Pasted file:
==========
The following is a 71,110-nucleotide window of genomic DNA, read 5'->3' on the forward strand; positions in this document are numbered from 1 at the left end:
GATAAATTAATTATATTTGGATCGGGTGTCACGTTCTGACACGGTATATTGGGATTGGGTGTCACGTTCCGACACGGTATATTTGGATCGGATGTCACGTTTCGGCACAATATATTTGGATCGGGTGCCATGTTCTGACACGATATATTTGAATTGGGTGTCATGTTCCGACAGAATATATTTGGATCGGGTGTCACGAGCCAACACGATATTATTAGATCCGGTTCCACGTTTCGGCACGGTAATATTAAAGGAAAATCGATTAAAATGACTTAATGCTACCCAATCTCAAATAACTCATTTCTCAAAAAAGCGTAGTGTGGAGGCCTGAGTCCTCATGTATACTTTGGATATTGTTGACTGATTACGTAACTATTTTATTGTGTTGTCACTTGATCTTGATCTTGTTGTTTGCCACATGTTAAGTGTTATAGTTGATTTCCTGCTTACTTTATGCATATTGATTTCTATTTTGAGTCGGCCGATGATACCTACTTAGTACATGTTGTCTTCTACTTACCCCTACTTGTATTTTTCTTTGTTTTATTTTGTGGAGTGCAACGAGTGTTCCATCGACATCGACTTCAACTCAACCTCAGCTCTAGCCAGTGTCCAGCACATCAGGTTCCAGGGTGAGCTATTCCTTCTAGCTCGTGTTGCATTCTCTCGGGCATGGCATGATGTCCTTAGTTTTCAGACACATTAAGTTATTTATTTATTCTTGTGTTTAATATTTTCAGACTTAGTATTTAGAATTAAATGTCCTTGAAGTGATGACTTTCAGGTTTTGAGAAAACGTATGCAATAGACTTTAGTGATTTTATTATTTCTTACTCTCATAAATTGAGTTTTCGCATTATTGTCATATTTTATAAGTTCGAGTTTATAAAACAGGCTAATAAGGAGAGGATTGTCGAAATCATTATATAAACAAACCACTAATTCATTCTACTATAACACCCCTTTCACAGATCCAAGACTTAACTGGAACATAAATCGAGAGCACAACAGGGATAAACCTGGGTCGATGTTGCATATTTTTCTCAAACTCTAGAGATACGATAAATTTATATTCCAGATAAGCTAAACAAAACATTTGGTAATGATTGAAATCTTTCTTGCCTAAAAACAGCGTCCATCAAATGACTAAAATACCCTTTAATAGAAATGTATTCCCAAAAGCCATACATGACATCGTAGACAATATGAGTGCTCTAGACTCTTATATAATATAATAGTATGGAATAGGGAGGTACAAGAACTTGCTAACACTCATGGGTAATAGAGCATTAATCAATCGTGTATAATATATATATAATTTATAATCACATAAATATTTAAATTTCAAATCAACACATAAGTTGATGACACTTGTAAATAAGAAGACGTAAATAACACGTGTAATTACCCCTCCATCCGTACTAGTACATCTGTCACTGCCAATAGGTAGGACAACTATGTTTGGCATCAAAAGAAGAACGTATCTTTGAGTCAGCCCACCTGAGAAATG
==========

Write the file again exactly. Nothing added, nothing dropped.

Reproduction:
The following is a 71,110-nucleotide window of genomic DNA, read 5'->3' on the forward strand; positions in this document are numbered from 1 at the left end:
GATAAATTAATTATATTTGGATCGGGTGTCACGTTCTGACACGGTATATTGGGATTGGGTGTCACGTTCCGACACGGTATATTTGGATCGGATGTCACGTTTCGGCACAATATATTTGGATCGGGTGCCATGTTCTGACACGATATATTTGAATTGGGTGTCATGTTCCGACAGAATATATTTGGATCGGGTGTCACGAGCCAACACGATATTATTAGATCCGGTTCCACGTTTCGGCACGGTAATATTAAAGGAAAATCGATTAAAATGACTTAATGCTACCCAATCTCAAATAACTCATTTCTCAAAAAAGCGTAGTGTGGAGGCCTGAGTCCTCATGTATACTTTGGATATTGTTGACTGATTACGTAACTATTTTATTGTGTTGTCACTTGATCTTGATCTTGTTGTTTGCCACATGTTAAGTGTTATAGTTGATTTCCTGCTTACTTTATGCATATTGATTTCTATTTTGAGTCGGCCGATGATACCTACTTAGTACATGTTGTCTTCTACTTACCCCTACTTGTATTTTTCTTTGTTTTATTTTGTGGAGTGCAACGAGTGTTCCATCGACATCGACTTCAACTCAACCTCAGCTCTAGCCAGTGTCCAGCACATCAGGTTCCAGGGTGAGCTATTCCTTCTAGCTCGTGTTGCATTCTCTCGGGCATGGCATGATGTCCTTAGTTTTCAGACACATTAAGTTATTTATTTATTCTTGTGTTTAATATTTTCAGACTTAGTATTTAGAATTAAATGTCCTTGAAGTGATGACTTTCAGGTTTTGAGAAAACGTATGCAATAGACTTTAGTGATTTTATTATTTCTTACTCTCATAAATTGAGTTTTCGCATTATTGTCATATTTTATAAGTTCGAGTTTATAAAACAGGCTAATAAGGAGAGGATTGTCGAAATCATTATATAAACAAACCACTAATTCATTCTACTATAACACCCCTTTCACAGATCCAAGACTTAACTGGAACATAAATCGAGAGCACAACAGGGATAAACCTGGGTCGATGTTGCATATTTTTCTCAAACTCTAGAGATACGATAAATTTATATTCCAGATAAGCTAAACAAAACATTTGGTAATGATTGAAATCTTTCTTGCCTAAAAACAGCGTCCATCAAATGACTAAAATACCCTTTAATAGAAATGTATTCCCAAAAGCCATACATGACATCGTAGACAATATGAGTGCTCTAGACTCTTATATAATATAATAGTATGGAATAGGGAGGTACAAGAACTTGCTAACACTCATGGGTAATAGAGCATTAATCAATCGTGTATAATATATATATAATTTATAATCACATAAATATTTAAATTTCAAATCAACACATAAGTTGATGACACTTGTAAATAAGAAGACGTAAATAACACGTGTAATTACCCCTCCATCCGTACTAGTACATCTGTCACTGCCAATAGGTAGGACAACTATGTTTGGCATCAAAAGAAGAACGTATCTTTGAGTCAGCCCACCTGAGAAATG